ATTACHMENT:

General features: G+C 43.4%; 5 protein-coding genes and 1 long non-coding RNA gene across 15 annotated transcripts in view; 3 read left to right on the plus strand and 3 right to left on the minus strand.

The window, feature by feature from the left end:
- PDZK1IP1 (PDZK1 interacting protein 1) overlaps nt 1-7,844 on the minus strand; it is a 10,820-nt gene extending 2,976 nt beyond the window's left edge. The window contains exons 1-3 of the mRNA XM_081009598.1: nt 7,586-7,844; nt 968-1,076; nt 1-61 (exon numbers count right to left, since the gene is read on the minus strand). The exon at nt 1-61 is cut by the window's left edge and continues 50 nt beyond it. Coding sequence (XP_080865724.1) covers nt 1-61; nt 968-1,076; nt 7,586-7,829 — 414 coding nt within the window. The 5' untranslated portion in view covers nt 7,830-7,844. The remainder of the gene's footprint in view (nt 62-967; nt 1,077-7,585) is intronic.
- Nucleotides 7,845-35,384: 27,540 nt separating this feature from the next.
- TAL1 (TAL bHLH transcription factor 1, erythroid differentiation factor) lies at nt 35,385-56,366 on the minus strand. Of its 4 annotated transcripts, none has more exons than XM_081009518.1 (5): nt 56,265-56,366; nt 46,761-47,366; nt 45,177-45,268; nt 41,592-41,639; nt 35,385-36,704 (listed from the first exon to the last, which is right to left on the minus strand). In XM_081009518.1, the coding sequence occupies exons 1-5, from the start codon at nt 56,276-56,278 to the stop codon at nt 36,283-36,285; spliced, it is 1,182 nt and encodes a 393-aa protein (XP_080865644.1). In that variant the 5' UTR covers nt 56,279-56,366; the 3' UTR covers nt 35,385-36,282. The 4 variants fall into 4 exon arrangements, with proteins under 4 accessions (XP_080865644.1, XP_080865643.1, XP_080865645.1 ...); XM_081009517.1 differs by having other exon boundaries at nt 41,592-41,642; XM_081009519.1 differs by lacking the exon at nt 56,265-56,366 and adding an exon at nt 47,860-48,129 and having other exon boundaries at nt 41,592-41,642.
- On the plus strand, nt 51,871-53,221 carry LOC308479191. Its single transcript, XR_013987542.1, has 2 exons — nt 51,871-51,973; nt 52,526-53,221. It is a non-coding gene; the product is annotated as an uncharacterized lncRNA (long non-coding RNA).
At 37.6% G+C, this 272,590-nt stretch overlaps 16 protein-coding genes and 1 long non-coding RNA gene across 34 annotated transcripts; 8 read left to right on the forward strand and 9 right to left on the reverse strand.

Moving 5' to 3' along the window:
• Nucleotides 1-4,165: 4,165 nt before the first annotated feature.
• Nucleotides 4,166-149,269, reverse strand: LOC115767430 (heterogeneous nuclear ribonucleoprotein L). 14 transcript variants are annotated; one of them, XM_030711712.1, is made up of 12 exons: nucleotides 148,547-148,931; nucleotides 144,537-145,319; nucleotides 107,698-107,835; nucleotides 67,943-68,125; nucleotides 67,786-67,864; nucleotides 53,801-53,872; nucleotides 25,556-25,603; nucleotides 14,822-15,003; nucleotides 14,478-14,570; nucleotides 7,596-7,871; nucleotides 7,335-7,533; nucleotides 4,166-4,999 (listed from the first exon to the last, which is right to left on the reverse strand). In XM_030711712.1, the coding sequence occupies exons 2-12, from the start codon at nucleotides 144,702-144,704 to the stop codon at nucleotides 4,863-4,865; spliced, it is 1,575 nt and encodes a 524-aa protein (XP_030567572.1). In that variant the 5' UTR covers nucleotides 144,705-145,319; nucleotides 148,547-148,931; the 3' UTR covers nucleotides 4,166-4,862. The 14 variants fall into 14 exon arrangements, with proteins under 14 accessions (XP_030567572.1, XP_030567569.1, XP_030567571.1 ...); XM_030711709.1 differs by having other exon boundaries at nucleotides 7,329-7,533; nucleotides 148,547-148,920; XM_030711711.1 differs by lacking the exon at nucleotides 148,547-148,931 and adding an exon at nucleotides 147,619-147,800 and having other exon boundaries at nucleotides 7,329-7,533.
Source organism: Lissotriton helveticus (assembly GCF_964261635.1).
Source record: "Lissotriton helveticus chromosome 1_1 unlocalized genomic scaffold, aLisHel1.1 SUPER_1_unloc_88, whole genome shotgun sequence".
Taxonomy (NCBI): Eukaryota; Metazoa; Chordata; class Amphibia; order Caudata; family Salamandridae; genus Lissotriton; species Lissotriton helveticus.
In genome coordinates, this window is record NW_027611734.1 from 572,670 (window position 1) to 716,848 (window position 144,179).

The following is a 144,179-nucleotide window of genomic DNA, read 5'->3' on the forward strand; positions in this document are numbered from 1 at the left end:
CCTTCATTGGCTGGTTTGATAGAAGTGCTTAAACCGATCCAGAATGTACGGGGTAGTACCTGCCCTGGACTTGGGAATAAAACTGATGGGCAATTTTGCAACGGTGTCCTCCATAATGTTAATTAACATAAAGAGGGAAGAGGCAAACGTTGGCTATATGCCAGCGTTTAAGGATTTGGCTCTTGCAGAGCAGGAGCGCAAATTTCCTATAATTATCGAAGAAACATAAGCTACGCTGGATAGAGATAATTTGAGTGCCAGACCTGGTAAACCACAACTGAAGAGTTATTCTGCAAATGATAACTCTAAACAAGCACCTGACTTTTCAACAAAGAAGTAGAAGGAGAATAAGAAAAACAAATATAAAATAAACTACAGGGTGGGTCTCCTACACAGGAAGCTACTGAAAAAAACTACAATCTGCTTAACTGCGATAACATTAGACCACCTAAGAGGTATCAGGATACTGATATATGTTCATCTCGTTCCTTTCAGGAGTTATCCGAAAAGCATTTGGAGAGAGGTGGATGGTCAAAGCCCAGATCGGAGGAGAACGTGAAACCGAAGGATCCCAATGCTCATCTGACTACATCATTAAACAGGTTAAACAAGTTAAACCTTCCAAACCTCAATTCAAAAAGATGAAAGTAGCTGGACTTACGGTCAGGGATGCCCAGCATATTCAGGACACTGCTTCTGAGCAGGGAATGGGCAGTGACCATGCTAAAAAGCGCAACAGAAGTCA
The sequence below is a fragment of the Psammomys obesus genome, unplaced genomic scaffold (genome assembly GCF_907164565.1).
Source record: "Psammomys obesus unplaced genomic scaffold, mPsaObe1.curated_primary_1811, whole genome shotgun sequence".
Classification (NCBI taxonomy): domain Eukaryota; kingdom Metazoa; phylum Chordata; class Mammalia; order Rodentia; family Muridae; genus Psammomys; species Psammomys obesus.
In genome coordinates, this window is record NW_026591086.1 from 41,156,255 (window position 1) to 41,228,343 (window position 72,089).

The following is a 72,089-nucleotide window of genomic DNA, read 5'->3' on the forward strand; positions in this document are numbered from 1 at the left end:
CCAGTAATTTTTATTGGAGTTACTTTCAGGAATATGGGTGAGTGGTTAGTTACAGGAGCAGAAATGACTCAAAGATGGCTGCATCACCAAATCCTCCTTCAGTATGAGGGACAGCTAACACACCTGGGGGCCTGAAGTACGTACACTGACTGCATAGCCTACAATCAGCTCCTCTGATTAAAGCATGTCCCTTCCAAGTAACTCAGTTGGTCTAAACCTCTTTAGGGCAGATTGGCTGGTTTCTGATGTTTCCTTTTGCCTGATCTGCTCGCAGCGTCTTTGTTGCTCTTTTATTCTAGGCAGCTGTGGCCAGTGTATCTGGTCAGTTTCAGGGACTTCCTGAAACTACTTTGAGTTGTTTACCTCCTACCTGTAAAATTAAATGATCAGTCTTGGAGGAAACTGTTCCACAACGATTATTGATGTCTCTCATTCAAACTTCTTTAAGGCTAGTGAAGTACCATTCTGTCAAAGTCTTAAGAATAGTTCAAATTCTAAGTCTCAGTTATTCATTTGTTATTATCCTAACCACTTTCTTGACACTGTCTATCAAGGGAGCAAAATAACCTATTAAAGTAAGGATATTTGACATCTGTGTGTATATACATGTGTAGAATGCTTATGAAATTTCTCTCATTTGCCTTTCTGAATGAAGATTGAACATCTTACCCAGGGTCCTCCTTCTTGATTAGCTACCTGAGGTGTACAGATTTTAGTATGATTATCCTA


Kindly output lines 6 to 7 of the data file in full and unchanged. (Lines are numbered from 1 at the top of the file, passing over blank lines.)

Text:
- On the plus strand, nt 51,871-53,221 carry LOC308479191. Its single transcript, XR_013987542.1, has 2 exons — nt 51,871-51,973; nt 52,526-53,221. It is a non-coding gene; the product is annotated as an uncharacterized lncRNA (long non-coding RNA).
At 37.6% G+C, this 272,590-nt stretch overlaps 16 protein-coding genes and 1 long non-coding RNA gene across 34 annotated transcripts; 8 read left to right on the forward strand and 9 right to left on the reverse strand.